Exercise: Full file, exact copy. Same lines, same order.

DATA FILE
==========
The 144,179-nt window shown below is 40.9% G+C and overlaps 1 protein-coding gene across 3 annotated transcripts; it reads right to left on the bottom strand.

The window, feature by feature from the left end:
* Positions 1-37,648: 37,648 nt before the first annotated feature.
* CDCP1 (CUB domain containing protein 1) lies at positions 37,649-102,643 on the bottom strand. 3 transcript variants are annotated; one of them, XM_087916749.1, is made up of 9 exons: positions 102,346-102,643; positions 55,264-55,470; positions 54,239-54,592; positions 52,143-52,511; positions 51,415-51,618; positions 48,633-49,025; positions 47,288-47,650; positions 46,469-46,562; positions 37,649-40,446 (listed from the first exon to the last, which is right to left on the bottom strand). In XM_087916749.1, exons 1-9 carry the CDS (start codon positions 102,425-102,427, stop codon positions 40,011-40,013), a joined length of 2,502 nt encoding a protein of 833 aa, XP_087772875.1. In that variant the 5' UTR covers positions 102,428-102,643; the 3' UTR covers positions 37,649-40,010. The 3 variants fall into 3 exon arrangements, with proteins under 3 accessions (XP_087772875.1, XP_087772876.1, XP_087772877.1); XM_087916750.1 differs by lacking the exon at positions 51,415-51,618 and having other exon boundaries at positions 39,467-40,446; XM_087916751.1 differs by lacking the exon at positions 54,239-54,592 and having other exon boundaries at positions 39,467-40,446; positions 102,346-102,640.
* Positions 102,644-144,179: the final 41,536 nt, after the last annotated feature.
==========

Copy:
The 144,179-nt window shown below is 40.9% G+C and overlaps 1 protein-coding gene across 3 annotated transcripts; it reads right to left on the bottom strand.

The window, feature by feature from the left end:
* Positions 1-37,648: 37,648 nt before the first annotated feature.
* CDCP1 (CUB domain containing protein 1) lies at positions 37,649-102,643 on the bottom strand. 3 transcript variants are annotated; one of them, XM_087916749.1, is made up of 9 exons: positions 102,346-102,643; positions 55,264-55,470; positions 54,239-54,592; positions 52,143-52,511; positions 51,415-51,618; positions 48,633-49,025; positions 47,288-47,650; positions 46,469-46,562; positions 37,649-40,446 (listed from the first exon to the last, which is right to left on the bottom strand). In XM_087916749.1, exons 1-9 carry the CDS (start codon positions 102,425-102,427, stop codon positions 40,011-40,013), a joined length of 2,502 nt encoding a protein of 833 aa, XP_087772875.1. In that variant the 5' UTR covers positions 102,428-102,643; the 3' UTR covers positions 37,649-40,010. The 3 variants fall into 3 exon arrangements, with proteins under 3 accessions (XP_087772875.1, XP_087772876.1, XP_087772877.1); XM_087916750.1 differs by lacking the exon at positions 51,415-51,618 and having other exon boundaries at positions 39,467-40,446; XM_087916751.1 differs by lacking the exon at positions 54,239-54,592 and having other exon boundaries at positions 39,467-40,446; positions 102,346-102,640.
* Positions 102,644-144,179: the final 41,536 nt, after the last annotated feature.